This post was extracted and edited from a previous post published on my other blog, www.foodtrail.wordpress.com on January 13th, 2013. A reminiscence of my time in Penang.
It was a 2-weeks break away from work during the busiest time of the year, Christmas and New Year. From taking the funicular railway up the Penang Hill to a bus ride to explore Balik Pulau and a daily morning walk along the east coast of the island. The weather in Penang at this time of the year is usually cool in the morning and evening, with a mildly hot and humid temperature in the afternoon. Some the morning was the best I could remember - a full moon descended behind the distant hill and a sea eagle had its morning feed on a small wetland monitor lizard on top of a building.
My partner and I visited Balik Pulau on this trip. We took the RapidPenang bus number 401E at the Queensway bus station. The fare was 2.70 Malaysia Ringgit (less than AUD$1). Balik Pulau is located on the southwest side of the island - probably the last remaining old township on the island that managed to escape the big developers massive commercialism and destruction. The municipal surrounding is rich in history and cultural values with vast pasture farmlands of fruit plantations, herb farms, goat farm, paddy fields and traditional Chinese and Malay fishing villages. It is an inland township close to the west coast of the island with stunning surrounding hills, state forests and the best sunset view. I love Balik Pulau and its layback lifestyle. But, land on the island has become so scarce that before long Balik Pulau may grow and prosper into another big satellite town due to its proximity to the newly opened Penang second bridge.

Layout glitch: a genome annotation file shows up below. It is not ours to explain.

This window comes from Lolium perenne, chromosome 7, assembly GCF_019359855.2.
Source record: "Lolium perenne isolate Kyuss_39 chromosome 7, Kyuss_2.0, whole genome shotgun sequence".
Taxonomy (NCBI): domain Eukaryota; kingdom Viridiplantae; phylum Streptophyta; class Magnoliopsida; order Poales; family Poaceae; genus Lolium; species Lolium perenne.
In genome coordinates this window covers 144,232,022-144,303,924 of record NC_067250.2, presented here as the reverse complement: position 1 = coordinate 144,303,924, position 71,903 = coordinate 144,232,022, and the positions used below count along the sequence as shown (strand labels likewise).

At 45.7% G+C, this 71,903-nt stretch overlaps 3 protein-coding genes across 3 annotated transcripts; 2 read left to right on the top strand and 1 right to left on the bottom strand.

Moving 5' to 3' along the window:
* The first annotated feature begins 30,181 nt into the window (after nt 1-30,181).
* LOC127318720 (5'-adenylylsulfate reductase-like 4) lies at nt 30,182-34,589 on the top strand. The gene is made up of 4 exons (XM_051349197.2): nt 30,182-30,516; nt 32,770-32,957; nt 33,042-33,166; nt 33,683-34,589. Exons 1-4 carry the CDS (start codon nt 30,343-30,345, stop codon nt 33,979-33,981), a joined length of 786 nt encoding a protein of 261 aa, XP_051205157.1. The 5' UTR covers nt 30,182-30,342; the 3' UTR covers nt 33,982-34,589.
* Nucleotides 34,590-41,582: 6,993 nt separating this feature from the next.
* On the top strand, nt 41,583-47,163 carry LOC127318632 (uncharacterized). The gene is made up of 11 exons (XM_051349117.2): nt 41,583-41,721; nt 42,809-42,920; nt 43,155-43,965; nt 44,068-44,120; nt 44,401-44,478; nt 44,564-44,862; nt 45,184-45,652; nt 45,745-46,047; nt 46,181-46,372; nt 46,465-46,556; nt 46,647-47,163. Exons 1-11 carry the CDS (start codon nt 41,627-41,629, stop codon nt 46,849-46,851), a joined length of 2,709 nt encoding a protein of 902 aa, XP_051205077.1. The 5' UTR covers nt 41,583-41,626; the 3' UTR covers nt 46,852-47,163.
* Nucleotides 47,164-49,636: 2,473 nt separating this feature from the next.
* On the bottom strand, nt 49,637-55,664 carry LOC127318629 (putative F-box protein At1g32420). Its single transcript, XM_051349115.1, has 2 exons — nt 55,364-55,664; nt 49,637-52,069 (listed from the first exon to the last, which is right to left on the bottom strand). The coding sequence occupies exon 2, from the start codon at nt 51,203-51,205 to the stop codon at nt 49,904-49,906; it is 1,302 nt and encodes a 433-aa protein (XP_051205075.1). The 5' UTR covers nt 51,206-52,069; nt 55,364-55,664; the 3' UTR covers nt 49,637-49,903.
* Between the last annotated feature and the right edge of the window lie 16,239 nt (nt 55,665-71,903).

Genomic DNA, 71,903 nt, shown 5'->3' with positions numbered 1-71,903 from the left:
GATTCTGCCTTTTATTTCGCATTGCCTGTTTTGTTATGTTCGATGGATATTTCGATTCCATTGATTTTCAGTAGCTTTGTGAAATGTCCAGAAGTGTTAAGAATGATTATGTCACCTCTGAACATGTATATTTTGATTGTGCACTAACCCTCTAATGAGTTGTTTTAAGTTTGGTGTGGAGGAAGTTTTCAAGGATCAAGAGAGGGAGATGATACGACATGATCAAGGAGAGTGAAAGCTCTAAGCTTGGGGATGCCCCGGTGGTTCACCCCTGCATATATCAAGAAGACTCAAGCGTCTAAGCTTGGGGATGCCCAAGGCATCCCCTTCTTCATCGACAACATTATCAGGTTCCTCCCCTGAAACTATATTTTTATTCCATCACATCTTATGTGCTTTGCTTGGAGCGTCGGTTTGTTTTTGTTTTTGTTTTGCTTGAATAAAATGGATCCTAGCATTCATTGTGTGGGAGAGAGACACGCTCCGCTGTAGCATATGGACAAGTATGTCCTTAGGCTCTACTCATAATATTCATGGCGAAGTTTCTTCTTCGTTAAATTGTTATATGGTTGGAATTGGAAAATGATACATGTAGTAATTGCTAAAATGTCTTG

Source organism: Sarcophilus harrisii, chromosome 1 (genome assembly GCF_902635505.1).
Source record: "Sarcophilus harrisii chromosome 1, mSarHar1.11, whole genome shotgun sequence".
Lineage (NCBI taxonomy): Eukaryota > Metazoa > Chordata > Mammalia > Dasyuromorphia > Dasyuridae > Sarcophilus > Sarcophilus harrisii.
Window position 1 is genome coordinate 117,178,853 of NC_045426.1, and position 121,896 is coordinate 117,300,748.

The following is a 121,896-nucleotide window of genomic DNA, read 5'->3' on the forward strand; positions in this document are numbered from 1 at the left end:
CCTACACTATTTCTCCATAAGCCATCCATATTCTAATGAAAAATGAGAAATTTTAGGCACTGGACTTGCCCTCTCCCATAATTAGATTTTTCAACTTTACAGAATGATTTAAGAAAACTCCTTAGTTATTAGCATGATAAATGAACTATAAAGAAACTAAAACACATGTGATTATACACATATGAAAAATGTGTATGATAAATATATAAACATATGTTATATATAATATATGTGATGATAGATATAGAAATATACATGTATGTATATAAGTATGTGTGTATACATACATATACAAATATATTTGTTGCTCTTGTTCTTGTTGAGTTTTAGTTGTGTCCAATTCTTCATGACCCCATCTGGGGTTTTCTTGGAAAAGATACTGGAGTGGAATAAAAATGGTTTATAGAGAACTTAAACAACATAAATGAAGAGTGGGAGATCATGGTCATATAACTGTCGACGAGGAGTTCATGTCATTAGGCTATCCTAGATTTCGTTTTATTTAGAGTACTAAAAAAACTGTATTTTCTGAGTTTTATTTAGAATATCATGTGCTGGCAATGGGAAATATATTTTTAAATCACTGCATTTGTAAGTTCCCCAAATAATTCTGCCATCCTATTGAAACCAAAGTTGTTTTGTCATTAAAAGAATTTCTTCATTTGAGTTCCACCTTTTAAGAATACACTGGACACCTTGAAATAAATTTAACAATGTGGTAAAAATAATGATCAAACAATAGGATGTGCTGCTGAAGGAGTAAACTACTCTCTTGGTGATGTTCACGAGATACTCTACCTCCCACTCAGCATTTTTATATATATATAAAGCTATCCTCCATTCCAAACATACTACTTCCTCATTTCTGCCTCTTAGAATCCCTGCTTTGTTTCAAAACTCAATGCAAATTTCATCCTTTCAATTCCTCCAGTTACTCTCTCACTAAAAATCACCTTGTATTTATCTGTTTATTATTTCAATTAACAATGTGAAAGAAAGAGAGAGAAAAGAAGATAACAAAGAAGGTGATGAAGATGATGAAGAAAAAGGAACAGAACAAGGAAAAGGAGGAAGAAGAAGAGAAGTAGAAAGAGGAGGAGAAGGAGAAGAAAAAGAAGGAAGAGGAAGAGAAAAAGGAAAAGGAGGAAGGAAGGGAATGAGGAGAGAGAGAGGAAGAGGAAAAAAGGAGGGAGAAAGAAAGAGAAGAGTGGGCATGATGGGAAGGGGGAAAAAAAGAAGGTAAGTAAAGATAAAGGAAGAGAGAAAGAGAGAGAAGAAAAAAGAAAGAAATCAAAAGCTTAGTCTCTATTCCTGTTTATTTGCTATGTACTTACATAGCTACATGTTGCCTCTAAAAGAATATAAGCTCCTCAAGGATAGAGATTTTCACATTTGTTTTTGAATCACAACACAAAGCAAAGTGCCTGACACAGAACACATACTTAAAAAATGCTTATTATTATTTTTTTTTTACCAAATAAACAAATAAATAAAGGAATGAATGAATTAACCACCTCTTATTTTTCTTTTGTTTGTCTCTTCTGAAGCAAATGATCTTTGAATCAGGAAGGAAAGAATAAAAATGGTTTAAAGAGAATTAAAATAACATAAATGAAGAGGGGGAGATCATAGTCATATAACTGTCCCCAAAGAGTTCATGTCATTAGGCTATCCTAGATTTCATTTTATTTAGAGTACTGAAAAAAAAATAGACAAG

Balik Pulau is well known for its Penang laksa - Asam Laksa and Siam Laksa at the Nan Guang Kopitiam. This coffee shop or “Kopitiam” is also popular with its Nutmeg juice with sour plum, an unusual acquired taste but refreshing for the hot and humid weather.
This side of the main street in Balik Pulau has predominantly Chinese shops.
The other two streets from the historical 1882 water fountain roundabout have mostly Malay and Hindu Muslim shops. I came across a Malay coffee shop on this side of the street in front of the roundabout, called the "Restoran Roundabout", selling nasi campur (rice with curries) and a traditional mee goreng and mee rebus stall. I had the mee goreng at this coffee shop, which was very good and tasty. Perfect with a glass of hot "teh tarik".
Penang Insights blogs about travel and food, sharing with anyone who enjoys traveling to other destinations, taking photographs, meeting people, experiencing new cultures and traditions, enjoying cooking and trying other cuisines.